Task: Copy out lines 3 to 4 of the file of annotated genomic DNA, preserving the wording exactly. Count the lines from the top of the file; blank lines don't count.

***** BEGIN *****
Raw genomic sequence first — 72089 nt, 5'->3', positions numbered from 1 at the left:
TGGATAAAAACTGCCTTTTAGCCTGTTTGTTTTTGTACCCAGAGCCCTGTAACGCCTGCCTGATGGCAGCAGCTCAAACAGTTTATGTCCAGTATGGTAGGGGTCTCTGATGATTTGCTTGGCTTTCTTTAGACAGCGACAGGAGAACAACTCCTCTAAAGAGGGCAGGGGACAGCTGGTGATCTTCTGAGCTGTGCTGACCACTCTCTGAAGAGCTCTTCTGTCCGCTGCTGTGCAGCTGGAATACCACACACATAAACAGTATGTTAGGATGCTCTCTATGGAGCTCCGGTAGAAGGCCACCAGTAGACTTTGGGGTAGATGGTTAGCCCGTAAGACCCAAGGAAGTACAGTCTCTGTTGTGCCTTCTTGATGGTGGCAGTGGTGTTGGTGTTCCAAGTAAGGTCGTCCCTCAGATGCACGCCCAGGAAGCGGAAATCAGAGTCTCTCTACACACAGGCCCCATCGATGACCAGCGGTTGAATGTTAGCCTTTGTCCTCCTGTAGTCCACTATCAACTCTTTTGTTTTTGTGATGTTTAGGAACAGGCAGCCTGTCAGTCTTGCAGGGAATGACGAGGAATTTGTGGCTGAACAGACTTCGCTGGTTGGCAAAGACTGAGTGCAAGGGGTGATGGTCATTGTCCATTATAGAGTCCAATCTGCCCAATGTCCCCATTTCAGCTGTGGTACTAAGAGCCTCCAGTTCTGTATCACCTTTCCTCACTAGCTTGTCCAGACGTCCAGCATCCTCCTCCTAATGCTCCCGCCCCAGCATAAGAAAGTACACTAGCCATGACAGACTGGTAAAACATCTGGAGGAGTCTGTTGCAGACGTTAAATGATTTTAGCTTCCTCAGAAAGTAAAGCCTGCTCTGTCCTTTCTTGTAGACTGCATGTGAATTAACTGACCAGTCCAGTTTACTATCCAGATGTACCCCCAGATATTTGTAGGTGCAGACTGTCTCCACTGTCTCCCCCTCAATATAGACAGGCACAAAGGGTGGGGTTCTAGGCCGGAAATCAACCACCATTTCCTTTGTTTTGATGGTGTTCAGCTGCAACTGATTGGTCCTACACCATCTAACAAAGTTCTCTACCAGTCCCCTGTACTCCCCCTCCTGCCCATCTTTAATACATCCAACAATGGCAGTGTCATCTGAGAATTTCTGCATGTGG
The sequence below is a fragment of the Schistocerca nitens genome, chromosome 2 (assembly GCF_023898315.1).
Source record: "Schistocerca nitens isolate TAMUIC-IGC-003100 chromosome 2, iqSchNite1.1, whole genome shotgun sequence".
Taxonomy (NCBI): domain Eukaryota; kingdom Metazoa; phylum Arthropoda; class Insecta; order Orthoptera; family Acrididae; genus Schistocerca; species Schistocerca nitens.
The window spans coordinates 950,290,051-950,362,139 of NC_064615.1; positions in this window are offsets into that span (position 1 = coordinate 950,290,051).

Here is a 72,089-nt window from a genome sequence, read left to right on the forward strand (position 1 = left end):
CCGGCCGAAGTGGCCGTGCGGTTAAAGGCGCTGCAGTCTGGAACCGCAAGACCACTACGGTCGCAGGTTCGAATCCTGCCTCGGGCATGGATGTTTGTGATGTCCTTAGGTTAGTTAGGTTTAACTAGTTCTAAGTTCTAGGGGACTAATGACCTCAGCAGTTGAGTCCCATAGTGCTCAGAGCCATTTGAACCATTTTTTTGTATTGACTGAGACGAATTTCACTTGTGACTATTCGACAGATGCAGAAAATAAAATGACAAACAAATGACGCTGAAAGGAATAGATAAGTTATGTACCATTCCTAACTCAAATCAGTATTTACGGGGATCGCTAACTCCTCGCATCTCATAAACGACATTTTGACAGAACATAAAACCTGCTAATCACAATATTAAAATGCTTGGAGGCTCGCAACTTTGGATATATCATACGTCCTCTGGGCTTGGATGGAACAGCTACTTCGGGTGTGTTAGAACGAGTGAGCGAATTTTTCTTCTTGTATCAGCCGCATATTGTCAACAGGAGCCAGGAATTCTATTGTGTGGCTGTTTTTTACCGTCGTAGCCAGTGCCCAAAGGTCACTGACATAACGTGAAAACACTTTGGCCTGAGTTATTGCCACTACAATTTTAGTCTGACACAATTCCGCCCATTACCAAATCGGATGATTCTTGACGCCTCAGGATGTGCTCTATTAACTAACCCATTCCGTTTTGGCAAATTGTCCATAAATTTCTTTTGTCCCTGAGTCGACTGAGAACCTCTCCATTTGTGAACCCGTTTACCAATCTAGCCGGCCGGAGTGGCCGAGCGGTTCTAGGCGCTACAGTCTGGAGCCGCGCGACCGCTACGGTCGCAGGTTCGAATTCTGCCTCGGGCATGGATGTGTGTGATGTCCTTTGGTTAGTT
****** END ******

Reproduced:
The sequence below is a fragment of the Schistocerca nitens genome, chromosome 2 (assembly GCF_023898315.1).
Source record: "Schistocerca nitens isolate TAMUIC-IGC-003100 chromosome 2, iqSchNite1.1, whole genome shotgun sequence".